An employee stock ownership plan lets you take some cash out of your company while giving your workers a stake in the business.
Thanks to the media hype surrounding United Airlines' blockbuster bankruptcy in 2002, employee stock ownership plans got a reputation for being mainly a big-business tool. The troubled parent company of United was partially owned by an ESOP until it filed Chapter 11. But ESOPs are far more common at companies with $20 million to $50 million in revenue, says J. Michael Keeling, president of The ESOP Association in Washington, DC. "When one big company like United Airlines gets involved with an ESOP," he says, "the impression is [that only big companies are] doing them. But that's not correct."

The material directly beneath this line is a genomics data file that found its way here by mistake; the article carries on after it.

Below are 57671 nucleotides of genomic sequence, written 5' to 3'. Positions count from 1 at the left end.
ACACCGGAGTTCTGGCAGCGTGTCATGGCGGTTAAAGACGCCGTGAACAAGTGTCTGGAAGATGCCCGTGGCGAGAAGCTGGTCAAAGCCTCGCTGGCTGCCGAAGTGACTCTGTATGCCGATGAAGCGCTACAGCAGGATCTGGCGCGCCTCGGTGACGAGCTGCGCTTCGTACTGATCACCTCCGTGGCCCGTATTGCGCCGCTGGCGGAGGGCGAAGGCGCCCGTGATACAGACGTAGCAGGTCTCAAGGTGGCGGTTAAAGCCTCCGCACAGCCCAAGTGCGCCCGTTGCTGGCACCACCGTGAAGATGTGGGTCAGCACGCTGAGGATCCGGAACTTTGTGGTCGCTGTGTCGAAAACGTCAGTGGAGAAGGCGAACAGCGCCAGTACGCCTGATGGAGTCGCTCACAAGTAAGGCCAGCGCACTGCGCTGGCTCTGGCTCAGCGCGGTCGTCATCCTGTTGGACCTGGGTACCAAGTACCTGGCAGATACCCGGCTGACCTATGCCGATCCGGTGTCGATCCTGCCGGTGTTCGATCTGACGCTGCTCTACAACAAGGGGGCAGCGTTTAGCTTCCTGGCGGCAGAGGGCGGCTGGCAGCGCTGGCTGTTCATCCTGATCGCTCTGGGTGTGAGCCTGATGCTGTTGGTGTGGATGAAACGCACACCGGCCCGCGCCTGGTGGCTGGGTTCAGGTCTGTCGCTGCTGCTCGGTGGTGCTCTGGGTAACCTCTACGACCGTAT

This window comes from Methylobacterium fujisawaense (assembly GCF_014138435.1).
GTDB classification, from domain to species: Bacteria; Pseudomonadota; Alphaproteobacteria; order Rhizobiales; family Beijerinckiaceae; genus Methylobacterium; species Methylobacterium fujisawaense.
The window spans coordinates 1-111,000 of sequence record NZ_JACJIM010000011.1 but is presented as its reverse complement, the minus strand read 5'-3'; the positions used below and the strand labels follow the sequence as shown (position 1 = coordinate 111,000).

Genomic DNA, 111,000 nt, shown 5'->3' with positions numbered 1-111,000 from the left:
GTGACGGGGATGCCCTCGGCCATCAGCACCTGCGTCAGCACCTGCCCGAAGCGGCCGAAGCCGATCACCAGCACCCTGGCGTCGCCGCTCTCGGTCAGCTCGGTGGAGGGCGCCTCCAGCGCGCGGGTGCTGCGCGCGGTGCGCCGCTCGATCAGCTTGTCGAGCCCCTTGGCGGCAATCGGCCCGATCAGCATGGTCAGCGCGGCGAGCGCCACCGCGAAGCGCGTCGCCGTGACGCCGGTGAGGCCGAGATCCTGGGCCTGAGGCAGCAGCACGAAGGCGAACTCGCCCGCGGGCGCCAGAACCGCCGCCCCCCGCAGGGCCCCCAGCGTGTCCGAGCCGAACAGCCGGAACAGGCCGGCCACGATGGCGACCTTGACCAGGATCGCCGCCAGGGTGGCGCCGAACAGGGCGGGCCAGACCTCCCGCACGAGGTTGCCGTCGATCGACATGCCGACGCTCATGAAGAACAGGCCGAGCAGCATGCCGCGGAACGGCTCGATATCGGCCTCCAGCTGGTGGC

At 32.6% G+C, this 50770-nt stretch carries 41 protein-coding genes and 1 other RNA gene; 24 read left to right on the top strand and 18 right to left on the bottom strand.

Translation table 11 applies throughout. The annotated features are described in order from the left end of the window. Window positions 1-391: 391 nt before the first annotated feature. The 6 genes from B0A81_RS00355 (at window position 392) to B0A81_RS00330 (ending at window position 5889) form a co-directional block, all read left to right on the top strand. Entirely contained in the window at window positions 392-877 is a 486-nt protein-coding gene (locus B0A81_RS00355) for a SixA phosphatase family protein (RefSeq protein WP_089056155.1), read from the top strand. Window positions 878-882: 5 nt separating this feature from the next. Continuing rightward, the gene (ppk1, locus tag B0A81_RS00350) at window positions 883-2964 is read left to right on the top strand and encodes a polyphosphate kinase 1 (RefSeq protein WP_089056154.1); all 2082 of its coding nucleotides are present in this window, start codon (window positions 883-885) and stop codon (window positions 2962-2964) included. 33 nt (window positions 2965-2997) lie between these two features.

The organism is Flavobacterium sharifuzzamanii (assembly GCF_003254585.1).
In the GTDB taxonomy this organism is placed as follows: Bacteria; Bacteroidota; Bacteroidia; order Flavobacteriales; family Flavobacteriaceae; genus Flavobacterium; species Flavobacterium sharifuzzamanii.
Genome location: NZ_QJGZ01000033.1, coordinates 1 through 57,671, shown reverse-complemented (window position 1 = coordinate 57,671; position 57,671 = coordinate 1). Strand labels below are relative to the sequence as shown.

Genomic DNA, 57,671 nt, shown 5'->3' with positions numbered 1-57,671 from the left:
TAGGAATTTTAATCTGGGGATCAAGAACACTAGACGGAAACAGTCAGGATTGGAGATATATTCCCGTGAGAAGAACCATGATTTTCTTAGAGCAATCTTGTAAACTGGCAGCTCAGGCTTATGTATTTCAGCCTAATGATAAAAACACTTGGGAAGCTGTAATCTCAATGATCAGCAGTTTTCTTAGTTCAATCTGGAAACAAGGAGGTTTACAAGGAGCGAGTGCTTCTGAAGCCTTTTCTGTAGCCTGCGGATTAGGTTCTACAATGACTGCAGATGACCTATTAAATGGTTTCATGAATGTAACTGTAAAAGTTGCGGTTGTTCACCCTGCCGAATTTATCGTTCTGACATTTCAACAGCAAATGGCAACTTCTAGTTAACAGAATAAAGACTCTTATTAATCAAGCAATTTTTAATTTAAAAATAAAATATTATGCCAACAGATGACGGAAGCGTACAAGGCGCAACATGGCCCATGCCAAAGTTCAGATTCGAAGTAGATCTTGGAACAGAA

For the entrepreneur who wants to start getting liquidity out of his or her company in anticipation of a transition, but doesn't want to sell and risk the displacement of employees and the loss of a legacy, an ESOP is worth a look. In addition to giving workers another incentive to do their best, ESOPs offer lucrative tax benefits for both the company and its owners. Contributions to the plan are tax-deductible, and S corporations don't pay federal taxes on the percentage of earnings owned by the ESOP. Also, a C corporation owner selling at least 30 percent can defer paying capital gains tax on the proceeds, as long as they're invested in other U.S. companies' securities. "There are no other ways a company can use its own funds to buy out an owner on a pretax basis," notes Corey Rosen, co-founder and executive director of the National Center for Employee Ownership in Oakland, California.